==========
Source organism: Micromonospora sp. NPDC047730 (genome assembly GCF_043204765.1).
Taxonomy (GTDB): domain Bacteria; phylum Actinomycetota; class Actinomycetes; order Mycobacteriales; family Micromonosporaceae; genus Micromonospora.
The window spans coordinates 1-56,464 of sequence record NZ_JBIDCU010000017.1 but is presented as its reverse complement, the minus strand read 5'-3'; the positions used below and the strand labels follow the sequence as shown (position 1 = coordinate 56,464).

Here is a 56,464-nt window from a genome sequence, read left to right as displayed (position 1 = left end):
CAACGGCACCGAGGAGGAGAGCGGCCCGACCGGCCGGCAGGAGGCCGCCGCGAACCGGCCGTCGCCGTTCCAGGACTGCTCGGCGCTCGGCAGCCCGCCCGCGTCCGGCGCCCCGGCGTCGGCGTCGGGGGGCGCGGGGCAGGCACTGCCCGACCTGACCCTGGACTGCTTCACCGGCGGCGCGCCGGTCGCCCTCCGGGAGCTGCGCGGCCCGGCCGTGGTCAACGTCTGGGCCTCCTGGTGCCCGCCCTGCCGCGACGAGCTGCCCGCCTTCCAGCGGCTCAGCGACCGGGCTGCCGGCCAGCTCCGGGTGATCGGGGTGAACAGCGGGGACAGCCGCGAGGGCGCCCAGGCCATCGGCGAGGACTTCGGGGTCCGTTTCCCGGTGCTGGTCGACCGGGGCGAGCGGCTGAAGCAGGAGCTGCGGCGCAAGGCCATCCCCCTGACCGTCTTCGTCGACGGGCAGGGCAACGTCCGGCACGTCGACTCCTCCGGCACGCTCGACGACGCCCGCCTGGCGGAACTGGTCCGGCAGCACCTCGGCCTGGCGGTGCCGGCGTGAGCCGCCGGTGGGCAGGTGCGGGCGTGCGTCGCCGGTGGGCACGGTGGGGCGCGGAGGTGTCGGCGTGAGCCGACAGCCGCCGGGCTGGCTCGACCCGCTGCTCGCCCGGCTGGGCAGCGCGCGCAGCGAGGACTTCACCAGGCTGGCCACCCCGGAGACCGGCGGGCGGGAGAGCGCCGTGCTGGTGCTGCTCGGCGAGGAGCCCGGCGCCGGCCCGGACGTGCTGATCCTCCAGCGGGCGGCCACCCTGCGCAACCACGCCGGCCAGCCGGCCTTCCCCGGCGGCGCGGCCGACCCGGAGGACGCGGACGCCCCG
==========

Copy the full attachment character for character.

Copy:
Source organism: Micromonospora sp. NPDC047730 (genome assembly GCF_043204765.1).
Taxonomy (GTDB): domain Bacteria; phylum Actinomycetota; class Actinomycetes; order Mycobacteriales; family Micromonosporaceae; genus Micromonospora.
The window spans coordinates 1-56,464 of sequence record NZ_JBIDCU010000017.1 but is presented as its reverse complement, the minus strand read 5'-3'; the positions used below and the strand labels follow the sequence as shown (position 1 = coordinate 56,464).

Here is a 56,464-nt window from a genome sequence, read left to right as displayed (position 1 = left end):
CAACGGCACCGAGGAGGAGAGCGGCCCGACCGGCCGGCAGGAGGCCGCCGCGAACCGGCCGTCGCCGTTCCAGGACTGCTCGGCGCTCGGCAGCCCGCCCGCGTCCGGCGCCCCGGCGTCGGCGTCGGGGGGCGCGGGGCAGGCACTGCCCGACCTGACCCTGGACTGCTTCACCGGCGGCGCGCCGGTCGCCCTCCGGGAGCTGCGCGGCCCGGCCGTGGTCAACGTCTGGGCCTCCTGGTGCCCGCCCTGCCGCGACGAGCTGCCCGCCTTCCAGCGGCTCAGCGACCGGGCTGCCGGCCAGCTCCGGGTGATCGGGGTGAACAGCGGGGACAGCCGCGAGGGCGCCCAGGCCATCGGCGAGGACTTCGGGGTCCGTTTCCCGGTGCTGGTCGACCGGGGCGAGCGGCTGAAGCAGGAGCTGCGGCGCAAGGCCATCCCCCTGACCGTCTTCGTCGACGGGCAGGGCAACGTCCGGCACGTCGACTCCTCCGGCACGCTCGACGACGCCCGCCTGGCGGAACTGGTCCGGCAGCACCTCGGCCTGGCGGTGCCGGCGTGAGCCGCCGGTGGGCAGGTGCGGGCGTGCGTCGCCGGTGGGCACGGTGGGGCGCGGAGGTGTCGGCGTGAGCCGACAGCCGCCGGGCTGGCTCGACCCGCTGCTCGCCCGGCTGGGCAGCGCGCGCAGCGAGGACTTCACCAGGCTGGCCACCCCGGAGACCGGCGGGCGGGAGAGCGCCGTGCTGGTGCTGCTCGGCGAGGAGCCCGGCGCCGGCCCGGACGTGCTGATCCTCCAGCGGGCGGCCACCCTGCGCAACCACGCCGGCCAGCCGGCCTTCCCCGGCGGCGCGGCCGACCCGGAGGACGCGGACGCCCCG